A Journey to Africa by Dave Christie (@bagheera79)

At a little half past eight in the morning on the 25th of November last year I started on the ICU ward round with the team of residents, at the Black Lion Hospital in central Addis Ababa – the capital of Ethiopia. There were sixteen patients to see, with a high proportion of trauma – especially brain injury – and severe life-threatening infections. It looked so different from the unit here in Dumfries. It had big wide windows allowing in daylight, for a start. In a UK hospital, windows at this height would be securely fixed so as to avoid the kind of unfortunate incident that makes the headlines. Here, in Addis, one of the nurses was leaning right out of the window and yelling cheerfully to a colleague in the carpark over a hundred feet below.

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As I looked around I took in more differences. The beds were quite close together, with a low wall separating the heads of beds between the divided area. Instead of uniform ranks of identical equipment all bought at the same time, the pumps and ventilators were a mishmash of ancient and relatively modern kit. Huge, head height tanks of oxygen sat beside each ventilator, as there was no built in oxygen supply in the walls. Beside most beds sat a big bottle of caramel liquid – it took me a moment to work out that this was nasogastric feed. Of course! – they don’t have the pumps to delivery a trickle of feed continuously, so they have a supply for the day and administer it at intervals. Each patient’s bedsheets were different, brightly coloured, and obviously donated or brought in from home. Nobody was wearing aprons, or gloves – the bright smurf blue and purple hands of healthcare that are so ubiquitous in UK ICU were nowhere to be seen. I could imagine our own infection control team spontaneously combusting at the sight. Of course, they would likely have already lost consciousness at the sight of an entire team of doctors standing around the bedside in long-sleeved white coats – something which has been verboten in the UK for years.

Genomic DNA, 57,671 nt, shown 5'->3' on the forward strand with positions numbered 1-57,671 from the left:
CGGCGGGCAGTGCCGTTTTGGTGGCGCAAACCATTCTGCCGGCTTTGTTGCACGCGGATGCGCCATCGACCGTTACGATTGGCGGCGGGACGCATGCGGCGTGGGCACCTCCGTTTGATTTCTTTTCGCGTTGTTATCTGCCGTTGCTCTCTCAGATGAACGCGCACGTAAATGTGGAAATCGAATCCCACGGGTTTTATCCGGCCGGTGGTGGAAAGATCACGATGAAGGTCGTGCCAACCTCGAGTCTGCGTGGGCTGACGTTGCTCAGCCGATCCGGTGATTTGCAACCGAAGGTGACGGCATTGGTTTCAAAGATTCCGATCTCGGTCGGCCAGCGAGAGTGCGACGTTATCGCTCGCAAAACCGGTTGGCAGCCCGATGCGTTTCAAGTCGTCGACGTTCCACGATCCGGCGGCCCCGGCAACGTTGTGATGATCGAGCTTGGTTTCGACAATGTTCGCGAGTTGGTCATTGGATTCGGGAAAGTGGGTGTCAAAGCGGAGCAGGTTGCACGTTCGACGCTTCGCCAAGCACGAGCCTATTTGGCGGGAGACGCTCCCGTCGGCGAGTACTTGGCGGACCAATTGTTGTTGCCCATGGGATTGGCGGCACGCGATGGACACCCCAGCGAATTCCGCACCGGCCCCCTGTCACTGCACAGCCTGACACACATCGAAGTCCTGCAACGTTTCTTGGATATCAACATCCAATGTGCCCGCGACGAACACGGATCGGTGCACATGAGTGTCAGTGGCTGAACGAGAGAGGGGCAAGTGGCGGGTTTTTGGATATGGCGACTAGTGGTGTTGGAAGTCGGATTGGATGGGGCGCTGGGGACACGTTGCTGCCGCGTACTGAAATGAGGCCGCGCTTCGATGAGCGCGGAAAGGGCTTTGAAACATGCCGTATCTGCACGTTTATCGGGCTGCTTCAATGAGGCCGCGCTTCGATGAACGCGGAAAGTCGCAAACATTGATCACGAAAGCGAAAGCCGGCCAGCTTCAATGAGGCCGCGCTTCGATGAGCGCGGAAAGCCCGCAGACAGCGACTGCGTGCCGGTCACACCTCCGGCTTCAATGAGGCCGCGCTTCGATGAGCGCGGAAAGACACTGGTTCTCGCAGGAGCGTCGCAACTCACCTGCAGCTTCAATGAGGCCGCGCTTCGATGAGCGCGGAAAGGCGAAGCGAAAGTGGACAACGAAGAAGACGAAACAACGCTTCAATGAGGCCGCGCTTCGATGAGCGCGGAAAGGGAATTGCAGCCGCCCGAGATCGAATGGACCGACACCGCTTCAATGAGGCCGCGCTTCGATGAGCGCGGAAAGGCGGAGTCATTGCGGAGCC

But then, I looked closer and readjusted. Put into context, they were doing the same stuff we do. Airways were protected. Patients were being rolled, washed, and cleaned every day, with a change of sheets. Physiological parameters were being diligently recorded on big charts in close detail. Because pumps were usually either broken or in very short supply, sedation and analgesia were given by injection at regular intervals. They were being fed – one way or another. Patients were receiving regular chest physiotherapy to try to shift stubborn sputum and prevent pneumonias. Blood tests. The nurses still laughed and joked and teased each other. It’s the same stuff that we do, but in a much simpler, less precise way. And, a lot of the time, it worked. Which, to be brutally honest, is just as true of our own, ‘modern’ intensive care.